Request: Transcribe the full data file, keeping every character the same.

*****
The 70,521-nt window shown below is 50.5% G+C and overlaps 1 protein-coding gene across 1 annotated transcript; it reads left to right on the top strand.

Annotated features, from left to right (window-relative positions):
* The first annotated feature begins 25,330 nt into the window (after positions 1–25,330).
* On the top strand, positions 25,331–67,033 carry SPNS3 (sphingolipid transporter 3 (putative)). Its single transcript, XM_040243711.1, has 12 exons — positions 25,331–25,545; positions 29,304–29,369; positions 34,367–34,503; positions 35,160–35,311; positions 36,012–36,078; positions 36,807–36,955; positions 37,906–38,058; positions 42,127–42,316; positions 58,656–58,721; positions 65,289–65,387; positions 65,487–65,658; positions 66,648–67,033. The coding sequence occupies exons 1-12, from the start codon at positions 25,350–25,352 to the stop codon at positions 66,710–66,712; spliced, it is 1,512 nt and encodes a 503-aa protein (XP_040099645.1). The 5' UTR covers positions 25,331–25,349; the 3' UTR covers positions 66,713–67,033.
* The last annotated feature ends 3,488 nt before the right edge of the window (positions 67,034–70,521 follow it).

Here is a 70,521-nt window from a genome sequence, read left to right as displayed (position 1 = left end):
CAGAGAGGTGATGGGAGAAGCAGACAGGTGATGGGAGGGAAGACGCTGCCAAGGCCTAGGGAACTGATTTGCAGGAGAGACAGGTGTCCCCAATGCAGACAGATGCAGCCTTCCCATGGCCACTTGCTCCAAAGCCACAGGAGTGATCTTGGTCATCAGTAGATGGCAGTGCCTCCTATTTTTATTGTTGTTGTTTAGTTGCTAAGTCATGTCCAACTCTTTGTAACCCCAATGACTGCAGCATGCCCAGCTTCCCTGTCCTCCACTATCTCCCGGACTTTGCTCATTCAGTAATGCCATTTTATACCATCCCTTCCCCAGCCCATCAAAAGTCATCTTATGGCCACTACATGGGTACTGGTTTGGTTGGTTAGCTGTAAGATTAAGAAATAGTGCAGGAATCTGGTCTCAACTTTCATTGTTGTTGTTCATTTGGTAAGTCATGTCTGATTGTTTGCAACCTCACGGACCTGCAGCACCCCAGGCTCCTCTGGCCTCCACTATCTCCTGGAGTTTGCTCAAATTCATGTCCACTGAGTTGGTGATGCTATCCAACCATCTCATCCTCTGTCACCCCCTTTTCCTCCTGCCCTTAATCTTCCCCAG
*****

The 70,521-nt window shown below is 50.5% G+C and overlaps 1 protein-coding gene across 1 annotated transcript; it reads left to right on the top strand.

Annotated features, from left to right (window-relative positions):
* The first annotated feature begins 25,330 nt into the window (after positions 1–25,330).
* On the top strand, positions 25,331–67,033 carry SPNS3 (sphingolipid transporter 3 (putative)). Its single transcript, XM_040243711.1, has 12 exons — positions 25,331–25,545; positions 29,304–29,369; positions 34,367–34,503; positions 35,160–35,311; positions 36,012–36,078; positions 36,807–36,955; positions 37,906–38,058; positions 42,127–42,316; positions 58,656–58,721; positions 65,289–65,387; positions 65,487–65,658; positions 66,648–67,033. The coding sequence occupies exons 1-12, from the start codon at positions 25,350–25,352 to the stop codon at positions 66,710–66,712; spliced, it is 1,512 nt and encodes a 503-aa protein (XP_040099645.1). The 5' UTR covers positions 25,331–25,349; the 3' UTR covers positions 66,713–67,033.
* The last annotated feature ends 3,488 nt before the right edge of the window (positions 67,034–70,521 follow it).

Here is a 70,521-nt window from a genome sequence, read left to right as displayed (position 1 = left end):
CAGAGAGGTGATGGGAGAAGCAGACAGGTGATGGGAGGGAAGACGCTGCCAAGGCCTAGGGAACTGATTTGCAGGAGAGACAGGTGTCCCCAATGCAGACAGATGCAGCCTTCCCATGGCCACTTGCTCCAAAGCCACAGGAGTGATCTTGGTCATCAGTAGATGGCAGTGCCTCCTATTTTTATTGTTGTTGTTTAGTTGCTAAGTCATGTCCAACTCTTTGTAACCCCAATGACTGCAGCATGCCCAGCTTCCCTGTCCTCCACTATCTCCCGGACTTTGCTCATTCAGTAATGCCATTTTATACCATCCCTTCCCCAGCCCATCAAAAGTCATCTTATGGCCACTACATGGGTACTGGTTTGGTTGGTTAGCTGTAAGATTAAGAAATAGTGCAGGAATCTGGTCTCAACTTTCATTGTTGTTGTTCATTTGGTAAGTCATGTCTGATTGTTTGCAACCTCACGGACCTGCAGCACCCCAGGCTCCTCTGGCCTCCACTATCTCCTGGAGTTTGCTCAAATTCATGTCCACTGAGTTGGTGATGCTATCCAACCATCTCATCCTCTGTCACCCCCTTTTCCTCCTGCCCTTAATCTTCCCCAG